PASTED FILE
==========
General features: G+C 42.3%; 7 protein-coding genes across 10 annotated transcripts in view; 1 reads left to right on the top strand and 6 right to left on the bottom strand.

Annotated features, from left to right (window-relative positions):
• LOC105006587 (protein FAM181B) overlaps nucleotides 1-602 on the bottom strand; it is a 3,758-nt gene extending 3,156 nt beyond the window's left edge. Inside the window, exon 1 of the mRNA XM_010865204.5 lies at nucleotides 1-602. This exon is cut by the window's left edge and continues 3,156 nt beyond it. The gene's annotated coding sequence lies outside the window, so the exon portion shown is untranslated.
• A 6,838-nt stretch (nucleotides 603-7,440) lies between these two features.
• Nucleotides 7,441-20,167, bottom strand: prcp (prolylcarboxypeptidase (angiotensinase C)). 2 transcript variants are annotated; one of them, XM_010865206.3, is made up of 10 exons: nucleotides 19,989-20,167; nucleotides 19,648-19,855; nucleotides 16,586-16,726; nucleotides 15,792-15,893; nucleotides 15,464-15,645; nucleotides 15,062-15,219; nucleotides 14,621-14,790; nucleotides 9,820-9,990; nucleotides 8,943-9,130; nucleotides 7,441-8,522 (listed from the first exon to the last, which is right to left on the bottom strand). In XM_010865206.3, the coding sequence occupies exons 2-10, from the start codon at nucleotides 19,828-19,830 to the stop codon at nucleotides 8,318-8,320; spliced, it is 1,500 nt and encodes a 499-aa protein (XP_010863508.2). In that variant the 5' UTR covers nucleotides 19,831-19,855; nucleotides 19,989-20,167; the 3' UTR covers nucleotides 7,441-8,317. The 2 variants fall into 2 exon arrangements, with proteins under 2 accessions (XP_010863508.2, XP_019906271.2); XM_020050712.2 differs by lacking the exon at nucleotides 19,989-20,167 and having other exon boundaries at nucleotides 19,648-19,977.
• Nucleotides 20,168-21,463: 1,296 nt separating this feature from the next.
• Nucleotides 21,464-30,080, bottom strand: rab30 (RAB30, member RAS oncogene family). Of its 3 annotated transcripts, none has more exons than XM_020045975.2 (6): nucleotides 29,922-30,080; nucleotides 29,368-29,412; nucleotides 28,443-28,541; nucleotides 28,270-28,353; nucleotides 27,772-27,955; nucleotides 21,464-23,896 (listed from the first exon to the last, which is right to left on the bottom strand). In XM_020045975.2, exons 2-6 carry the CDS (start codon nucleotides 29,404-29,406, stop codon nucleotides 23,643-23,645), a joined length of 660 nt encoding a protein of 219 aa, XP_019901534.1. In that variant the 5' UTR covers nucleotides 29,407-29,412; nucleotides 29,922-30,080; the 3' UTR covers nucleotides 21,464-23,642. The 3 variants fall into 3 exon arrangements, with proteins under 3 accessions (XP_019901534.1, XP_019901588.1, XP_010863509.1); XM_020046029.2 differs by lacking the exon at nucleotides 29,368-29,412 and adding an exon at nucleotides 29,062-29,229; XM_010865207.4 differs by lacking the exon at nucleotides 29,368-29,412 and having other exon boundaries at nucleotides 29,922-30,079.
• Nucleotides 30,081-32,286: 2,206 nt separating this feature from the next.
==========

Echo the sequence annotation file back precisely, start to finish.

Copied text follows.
General features: G+C 42.3%; 7 protein-coding genes across 10 annotated transcripts in view; 1 reads left to right on the top strand and 6 right to left on the bottom strand.

Annotated features, from left to right (window-relative positions):
• LOC105006587 (protein FAM181B) overlaps nucleotides 1-602 on the bottom strand; it is a 3,758-nt gene extending 3,156 nt beyond the window's left edge. Inside the window, exon 1 of the mRNA XM_010865204.5 lies at nucleotides 1-602. This exon is cut by the window's left edge and continues 3,156 nt beyond it. The gene's annotated coding sequence lies outside the window, so the exon portion shown is untranslated.
• A 6,838-nt stretch (nucleotides 603-7,440) lies between these two features.
• Nucleotides 7,441-20,167, bottom strand: prcp (prolylcarboxypeptidase (angiotensinase C)). 2 transcript variants are annotated; one of them, XM_010865206.3, is made up of 10 exons: nucleotides 19,989-20,167; nucleotides 19,648-19,855; nucleotides 16,586-16,726; nucleotides 15,792-15,893; nucleotides 15,464-15,645; nucleotides 15,062-15,219; nucleotides 14,621-14,790; nucleotides 9,820-9,990; nucleotides 8,943-9,130; nucleotides 7,441-8,522 (listed from the first exon to the last, which is right to left on the bottom strand). In XM_010865206.3, the coding sequence occupies exons 2-10, from the start codon at nucleotides 19,828-19,830 to the stop codon at nucleotides 8,318-8,320; spliced, it is 1,500 nt and encodes a 499-aa protein (XP_010863508.2). In that variant the 5' UTR covers nucleotides 19,831-19,855; nucleotides 19,989-20,167; the 3' UTR covers nucleotides 7,441-8,317. The 2 variants fall into 2 exon arrangements, with proteins under 2 accessions (XP_010863508.2, XP_019906271.2); XM_020050712.2 differs by lacking the exon at nucleotides 19,989-20,167 and having other exon boundaries at nucleotides 19,648-19,977.
• Nucleotides 20,168-21,463: 1,296 nt separating this feature from the next.
• Nucleotides 21,464-30,080, bottom strand: rab30 (RAB30, member RAS oncogene family). Of its 3 annotated transcripts, none has more exons than XM_020045975.2 (6): nucleotides 29,922-30,080; nucleotides 29,368-29,412; nucleotides 28,443-28,541; nucleotides 28,270-28,353; nucleotides 27,772-27,955; nucleotides 21,464-23,896 (listed from the first exon to the last, which is right to left on the bottom strand). In XM_020045975.2, exons 2-6 carry the CDS (start codon nucleotides 29,404-29,406, stop codon nucleotides 23,643-23,645), a joined length of 660 nt encoding a protein of 219 aa, XP_019901534.1. In that variant the 5' UTR covers nucleotides 29,407-29,412; nucleotides 29,922-30,080; the 3' UTR covers nucleotides 21,464-23,642. The 3 variants fall into 3 exon arrangements, with proteins under 3 accessions (XP_019901534.1, XP_019901588.1, XP_010863509.1); XM_020046029.2 differs by lacking the exon at nucleotides 29,368-29,412 and adding an exon at nucleotides 29,062-29,229; XM_010865207.4 differs by lacking the exon at nucleotides 29,368-29,412 and having other exon boundaries at nucleotides 29,922-30,079.
• Nucleotides 30,081-32,286: 2,206 nt separating this feature from the next.